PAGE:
Review: Duke Nukem 3D Megaton Edition – Hitting the Consoles Like a Nuke

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Review by Dustin Murphy


-Contains all expansion content that released for the game in its previous days
-Controls have been updated to fit the modern first person shooter needs
-Remains uncensored unlike its Nintendo 64 predecessor
-Graphics have been upgraded to current day standards
-OpenGL Support for the remade content and DOSBox for the Classic Version
-PC version supports WASD and mouse for more modernized shooter fans.

-PS3 and PS Vita version both suffer from some framerate stuttering
-Multiplayer for PS3 and PS Vita version sometimes don’t work
-Intermittent soundbugs that can occur. Sometimes requires an app restart on Vita or game restart on PS3.


What do you do when a game such as this smash hit classic re-releases on PC, PS3 and PlayStation Vita? You download it, launch it, and sit back for some alien arse kicking. This is something that Duke Nukem is all familiar to when he isn’t throwing his one liners around and showing enemies just how hard his balls of steel really are. Remaining as satirical as it was for the “dumb blonde” antics that Duke has become well established upon remains all the same in this new version. Reimagined and upgraded in many ways to current standards by the teams over at 3D Realms (original work), General Arcade, and Abstraction Games have done to make this port and updated version possible. So it’s hard not to see why this game made it out the way it did.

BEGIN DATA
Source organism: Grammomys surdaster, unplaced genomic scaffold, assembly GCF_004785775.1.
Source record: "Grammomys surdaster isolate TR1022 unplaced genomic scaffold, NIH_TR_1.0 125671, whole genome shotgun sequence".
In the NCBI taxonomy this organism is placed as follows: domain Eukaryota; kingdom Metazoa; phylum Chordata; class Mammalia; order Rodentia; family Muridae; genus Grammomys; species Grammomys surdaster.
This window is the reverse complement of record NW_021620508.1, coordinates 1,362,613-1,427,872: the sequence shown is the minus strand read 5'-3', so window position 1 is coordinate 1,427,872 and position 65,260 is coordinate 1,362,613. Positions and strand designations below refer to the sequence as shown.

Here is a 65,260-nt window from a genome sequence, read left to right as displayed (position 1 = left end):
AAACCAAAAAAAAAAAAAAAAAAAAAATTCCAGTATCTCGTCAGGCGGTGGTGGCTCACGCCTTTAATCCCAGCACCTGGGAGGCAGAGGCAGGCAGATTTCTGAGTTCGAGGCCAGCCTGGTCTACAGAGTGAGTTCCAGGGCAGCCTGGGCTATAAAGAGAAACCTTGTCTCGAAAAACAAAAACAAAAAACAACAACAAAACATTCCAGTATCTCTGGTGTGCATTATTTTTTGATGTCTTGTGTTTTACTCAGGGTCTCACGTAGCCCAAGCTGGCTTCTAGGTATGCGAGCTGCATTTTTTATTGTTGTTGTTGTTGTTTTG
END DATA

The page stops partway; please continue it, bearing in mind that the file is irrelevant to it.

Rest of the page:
If you were like me, you grew up hearing this gum chewing badass, well when he’s not out of gum. Players will always remember him and his constant knack for stomping alien balls in for one reason – the babes. Yep, he’s at it once more, but not completely in the way I remember him. When I was growing up, the game had this option for parents to lock down Duke Nukem 3D so children couldn’t play; this meant backing up save files, uninstalling, re-installing, and hoping my parents didn’t find out. Luckily? The game doesn’t need to be watered down with mild editing to filter out Duke’s adult content.

Returning in much of the way he did before, Duke has become an iconic character of sorts for the first person shooter genre, and that is one reason this game deserved the remake it got, one that was pulled off rather well. Like before, players are once more rounding up a rather 10-weapon loadout without reload times; something that has become common practice these days; that also features weapons that would make almost no sense in todays modern games. The game itself still boasts one thing that most games outside of DOOM, Wrack, and a few other retro style shooters do, and that is hidden areas. The game itself contains some among the best of the best where players will fight enemies, grab off the wall rewards, and maybe even find a babe to make Dukes day.